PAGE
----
Vermont Governor Says State Suffers from “Full-Blown Heroin Crisis”
Vermont Governor Peter Shumlin on Wednesday said the state is suffering from a “full-blown heroin crisis,” The New York Times reports. In his State of the State Message, Governor Shumlin said he wants officials to respond to addiction as a chronic disease. He focused his entire speech on drug addiction and its consequences.
He called on the state to treat heroin addiction with treatment and support, instead of punishment and incarceration. “In every corner of our state, heroin and opiate drug addiction threatens us,” he said. “The time has come for us to stop quietly averting our eyes from the growing heroin addiction in our front yards, while we fear and fight treatment facilities in our backyards.”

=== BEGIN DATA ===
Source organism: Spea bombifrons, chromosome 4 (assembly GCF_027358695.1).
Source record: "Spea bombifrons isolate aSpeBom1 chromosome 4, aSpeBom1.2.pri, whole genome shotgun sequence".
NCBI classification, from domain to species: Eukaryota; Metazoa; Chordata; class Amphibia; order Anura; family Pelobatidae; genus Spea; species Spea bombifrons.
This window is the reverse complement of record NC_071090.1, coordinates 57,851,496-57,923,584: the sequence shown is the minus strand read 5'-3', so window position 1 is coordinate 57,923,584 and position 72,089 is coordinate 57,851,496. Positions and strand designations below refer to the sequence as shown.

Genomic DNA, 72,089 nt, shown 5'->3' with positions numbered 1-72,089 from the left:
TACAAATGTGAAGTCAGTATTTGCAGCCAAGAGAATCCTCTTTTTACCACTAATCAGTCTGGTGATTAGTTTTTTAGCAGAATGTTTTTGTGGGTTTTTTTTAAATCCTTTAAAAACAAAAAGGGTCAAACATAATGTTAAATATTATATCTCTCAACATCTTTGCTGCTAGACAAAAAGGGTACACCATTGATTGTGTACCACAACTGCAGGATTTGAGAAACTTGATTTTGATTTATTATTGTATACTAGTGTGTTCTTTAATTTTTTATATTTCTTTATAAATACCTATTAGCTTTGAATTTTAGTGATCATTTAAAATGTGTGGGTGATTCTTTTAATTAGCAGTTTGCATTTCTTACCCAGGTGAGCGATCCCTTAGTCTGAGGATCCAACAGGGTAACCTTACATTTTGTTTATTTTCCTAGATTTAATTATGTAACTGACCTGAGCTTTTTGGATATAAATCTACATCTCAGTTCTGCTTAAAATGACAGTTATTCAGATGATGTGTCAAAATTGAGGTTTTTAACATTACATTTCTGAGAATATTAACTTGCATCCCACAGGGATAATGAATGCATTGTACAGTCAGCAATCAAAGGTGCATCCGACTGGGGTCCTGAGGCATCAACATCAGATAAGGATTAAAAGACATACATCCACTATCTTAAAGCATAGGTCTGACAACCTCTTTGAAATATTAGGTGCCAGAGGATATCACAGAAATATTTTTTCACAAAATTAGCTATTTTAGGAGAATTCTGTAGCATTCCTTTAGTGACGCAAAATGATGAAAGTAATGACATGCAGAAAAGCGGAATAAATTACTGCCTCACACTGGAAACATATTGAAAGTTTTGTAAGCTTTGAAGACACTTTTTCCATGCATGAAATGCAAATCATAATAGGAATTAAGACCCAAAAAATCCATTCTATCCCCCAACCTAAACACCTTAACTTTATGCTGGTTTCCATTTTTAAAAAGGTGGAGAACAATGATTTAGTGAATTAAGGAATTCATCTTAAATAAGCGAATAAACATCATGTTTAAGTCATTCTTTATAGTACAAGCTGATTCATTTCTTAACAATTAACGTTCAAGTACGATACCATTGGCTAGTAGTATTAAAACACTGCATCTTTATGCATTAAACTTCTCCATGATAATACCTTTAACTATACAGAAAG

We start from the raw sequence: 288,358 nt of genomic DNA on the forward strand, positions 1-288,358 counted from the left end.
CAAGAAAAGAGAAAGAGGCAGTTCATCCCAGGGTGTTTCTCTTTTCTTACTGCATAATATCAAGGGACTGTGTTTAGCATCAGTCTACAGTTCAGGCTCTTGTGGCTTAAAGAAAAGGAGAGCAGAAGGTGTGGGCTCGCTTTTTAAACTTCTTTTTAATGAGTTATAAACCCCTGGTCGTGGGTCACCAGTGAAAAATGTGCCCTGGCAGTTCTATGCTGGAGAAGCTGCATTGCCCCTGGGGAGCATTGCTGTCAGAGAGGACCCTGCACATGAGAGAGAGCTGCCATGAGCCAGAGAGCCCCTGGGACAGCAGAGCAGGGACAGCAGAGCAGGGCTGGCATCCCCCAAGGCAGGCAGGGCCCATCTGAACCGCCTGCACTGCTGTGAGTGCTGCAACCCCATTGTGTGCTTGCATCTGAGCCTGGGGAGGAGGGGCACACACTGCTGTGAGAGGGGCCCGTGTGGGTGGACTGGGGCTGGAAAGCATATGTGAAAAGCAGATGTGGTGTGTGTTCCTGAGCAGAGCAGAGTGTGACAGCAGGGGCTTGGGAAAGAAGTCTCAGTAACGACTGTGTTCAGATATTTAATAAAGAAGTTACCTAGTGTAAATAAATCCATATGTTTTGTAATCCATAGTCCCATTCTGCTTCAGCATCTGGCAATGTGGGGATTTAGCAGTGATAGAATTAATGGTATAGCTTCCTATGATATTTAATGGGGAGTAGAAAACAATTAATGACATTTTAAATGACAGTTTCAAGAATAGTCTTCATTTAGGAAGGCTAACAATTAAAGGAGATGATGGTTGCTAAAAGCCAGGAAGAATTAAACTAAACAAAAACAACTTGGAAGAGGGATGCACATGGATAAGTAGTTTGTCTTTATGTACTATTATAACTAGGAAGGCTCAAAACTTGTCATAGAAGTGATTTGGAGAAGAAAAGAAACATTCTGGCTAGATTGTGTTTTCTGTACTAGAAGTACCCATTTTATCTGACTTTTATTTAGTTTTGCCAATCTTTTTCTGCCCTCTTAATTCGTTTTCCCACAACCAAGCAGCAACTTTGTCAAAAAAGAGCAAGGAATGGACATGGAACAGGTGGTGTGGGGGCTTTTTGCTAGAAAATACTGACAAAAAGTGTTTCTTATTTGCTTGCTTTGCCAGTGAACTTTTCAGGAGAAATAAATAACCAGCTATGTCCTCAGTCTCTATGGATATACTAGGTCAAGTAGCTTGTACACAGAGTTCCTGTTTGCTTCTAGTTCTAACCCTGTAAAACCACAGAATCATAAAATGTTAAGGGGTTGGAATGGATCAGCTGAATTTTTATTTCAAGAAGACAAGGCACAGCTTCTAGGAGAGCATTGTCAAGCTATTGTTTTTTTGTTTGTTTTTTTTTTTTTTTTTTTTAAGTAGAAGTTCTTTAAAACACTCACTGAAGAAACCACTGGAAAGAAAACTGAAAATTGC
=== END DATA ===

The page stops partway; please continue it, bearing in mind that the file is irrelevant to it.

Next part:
In 2013, almost twice as many people in Vermont died from heroin overdoses as the previous year. Health officials and police around the country have reported a significant rise in overdoses and crime due to heroin. The trend is due in part to people switching from prescription painkillers, which have become more difficult to obtain and abuse.
The governor said every week, more than $2 million worth of heroin and other opiates are trafficked in Vermont. Almost 80 percent of the state’s inmates are jailed on drug-related charges. He asked for more funding for treatment programs, which he said is more cost-effective than incarceration. He also called for allowing people addicted to heroin to receive treatment as soon as they are arrested. Shumlin also wants tougher laws for high-volume drug dealers.